I think at Tottenham we met each other halfway. It makes me laugh because I had a reputation for being a bit slow in England but I was running twice as fast as I did in Argentina!

I think it is a big advantage that, like us in 1978, they are going there together, especially for Carlos, who I feel might find it a little more difficult to adapt to a different way of life. It is not going to be easy. He grew up in a close-knit environment, with a close group of friends and had problems acclimatising to life in Brazil, so you can imagine how different England will be for him, his girlfriend and young child.

I remember the biggest problem in the beginning was the language. I believe that in football, first and foremost, all teams must be well-integrated but the language was a barrier.

It makes me happy though that these two players are following in our footsteps. As I said before, they are both excellent players and I believe that, after a period of adaptation, they will really help their team. It could be a great move for both the players and West Ham.

Mind you, they are also very lucky that Top of the Pops has finished now so that if they reach an FA Cup Final they won't have to go in front of the nation and sing along to Chas 'n' Dave!

Seriously though, I have many good memories of my time in England. I always remember the way people treated us with respect. Everybody was friendly, not aggressive, and I hope things work out well for Tevez and Mascherano. I will not be happy if they score against Tottenham though.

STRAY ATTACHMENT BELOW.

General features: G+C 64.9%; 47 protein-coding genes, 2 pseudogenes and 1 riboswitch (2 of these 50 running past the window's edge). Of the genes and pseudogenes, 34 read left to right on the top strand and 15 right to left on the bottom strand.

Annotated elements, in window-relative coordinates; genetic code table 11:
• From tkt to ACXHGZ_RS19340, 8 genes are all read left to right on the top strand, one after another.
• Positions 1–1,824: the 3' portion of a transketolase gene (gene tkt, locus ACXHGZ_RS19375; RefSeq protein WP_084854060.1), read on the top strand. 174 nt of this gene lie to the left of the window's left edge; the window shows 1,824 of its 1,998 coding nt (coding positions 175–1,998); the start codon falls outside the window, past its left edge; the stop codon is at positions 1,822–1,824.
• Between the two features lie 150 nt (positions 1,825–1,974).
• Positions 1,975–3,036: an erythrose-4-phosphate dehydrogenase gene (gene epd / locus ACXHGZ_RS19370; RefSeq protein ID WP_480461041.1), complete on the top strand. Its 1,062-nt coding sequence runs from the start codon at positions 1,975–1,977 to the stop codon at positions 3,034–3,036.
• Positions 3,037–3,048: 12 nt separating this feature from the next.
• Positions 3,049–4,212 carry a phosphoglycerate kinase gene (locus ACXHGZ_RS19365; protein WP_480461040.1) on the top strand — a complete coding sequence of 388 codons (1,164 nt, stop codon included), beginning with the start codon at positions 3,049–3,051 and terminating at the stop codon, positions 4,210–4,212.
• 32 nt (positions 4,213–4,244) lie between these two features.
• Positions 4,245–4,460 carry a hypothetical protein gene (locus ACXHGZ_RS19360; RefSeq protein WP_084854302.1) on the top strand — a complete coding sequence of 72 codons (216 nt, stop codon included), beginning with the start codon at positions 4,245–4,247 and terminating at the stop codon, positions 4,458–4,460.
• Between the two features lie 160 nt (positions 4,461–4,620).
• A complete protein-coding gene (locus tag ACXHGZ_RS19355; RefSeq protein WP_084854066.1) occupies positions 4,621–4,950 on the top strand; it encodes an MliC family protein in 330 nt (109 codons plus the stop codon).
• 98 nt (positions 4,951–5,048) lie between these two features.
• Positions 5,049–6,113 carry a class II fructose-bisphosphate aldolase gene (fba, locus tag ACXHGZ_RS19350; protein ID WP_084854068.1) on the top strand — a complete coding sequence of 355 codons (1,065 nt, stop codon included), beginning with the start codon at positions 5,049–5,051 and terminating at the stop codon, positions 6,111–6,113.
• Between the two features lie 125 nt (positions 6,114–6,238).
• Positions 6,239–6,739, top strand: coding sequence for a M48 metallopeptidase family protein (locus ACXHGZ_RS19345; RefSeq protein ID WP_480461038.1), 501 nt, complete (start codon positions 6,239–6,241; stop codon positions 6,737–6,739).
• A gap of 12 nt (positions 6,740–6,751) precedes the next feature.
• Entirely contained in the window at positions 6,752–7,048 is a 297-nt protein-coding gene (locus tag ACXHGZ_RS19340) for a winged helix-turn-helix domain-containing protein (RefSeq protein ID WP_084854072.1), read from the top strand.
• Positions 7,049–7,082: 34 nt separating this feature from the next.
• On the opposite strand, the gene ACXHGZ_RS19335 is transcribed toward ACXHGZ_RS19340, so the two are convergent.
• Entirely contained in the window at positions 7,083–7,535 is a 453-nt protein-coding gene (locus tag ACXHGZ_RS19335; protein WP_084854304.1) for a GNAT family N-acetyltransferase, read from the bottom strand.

The power of two: How Tottenham captured their own dynamic duo

* HOW THE DEAL CAME ABOUT

Within days of starring for Argentina in their World Cup victory in 1978, Osvaldo Ardiles was offered to Tottenham Hotspur by Harry Haslam, the manager of Sheffield United and friend of Spurs manager Keith Burkinshaw. Haslam was going to Argentina to watch other players and he could not afford Ardiles but knew he was available.

Haslam and Burkinshaw flew into Buenos Aires and within hours the pair met up with Ardiles. When the midfielder sat down, Burkinshaw asked him if he would be interested in signing for Tottenham and Ardiles said 'yes' but he would have to return with his wife before signing a contract. Then Ardiles asked if Spurs were interested in signing Ricky Villa. Burkinshaw said 'yes' and the next day the Racing player was signing for Spurs.

The double offer came as a shock to Burkinshaw, who had only just guided Spurs back into the old First Division. The pair cost Tottenham £750,000 in total - £325,000 for Ardiles from Huracán, £425,000 for Villa.

Ardiles said that their reason for joining Spurs was that the club were the first to approach them. They had heard of rumours that many European clubs were interested in them after the World Cup triumph but Spurs got in there first when they returned to training in Argentina. Villa said he wanted to play in England because it was the home of football and that was a obvious attraction.

* WHAT HAPPENED TO SPURS' FORTUNES

Spurs were preparing for the start of the season, returning to the old First Division after a year away with a rebuilt side that had only finished third in the Second Division. After the announcement of the signings, bookmakers slashed the odds of Spurs winning the title from 66-1 to 25-1. Peter Taylor, Tottenham's England winger, said: "The arrival of Ardiles and Villa is magical news. It's bound to affect attendances and create interest everywhere we go." However, the pair were not that influential initially and Spurs finished the 1978-79 season in 10th.

* THE PLAYERS

Osvaldo Ardiles

League appearances 237

League goals 16

Honours 1981, 1982 FA Cup

1984 Uefa Cup

Ardiles was sent home two days after the FA Cup semi-final win over Leicester City 2-0 in 1982 because of England's war with Argentina. He went to play for Paris St-Germain in France for the 1982-83 season and returned to Spurs for the start of the 1983-84 season.

Ricky Villa

League appearances 133

League goals 18

Honours 1981, 1982 FA Cup

Had less of an impact than his compatriot and cut a sad figure when substituted in the 1981 FA Cup final against Manchester City. Then came the replay...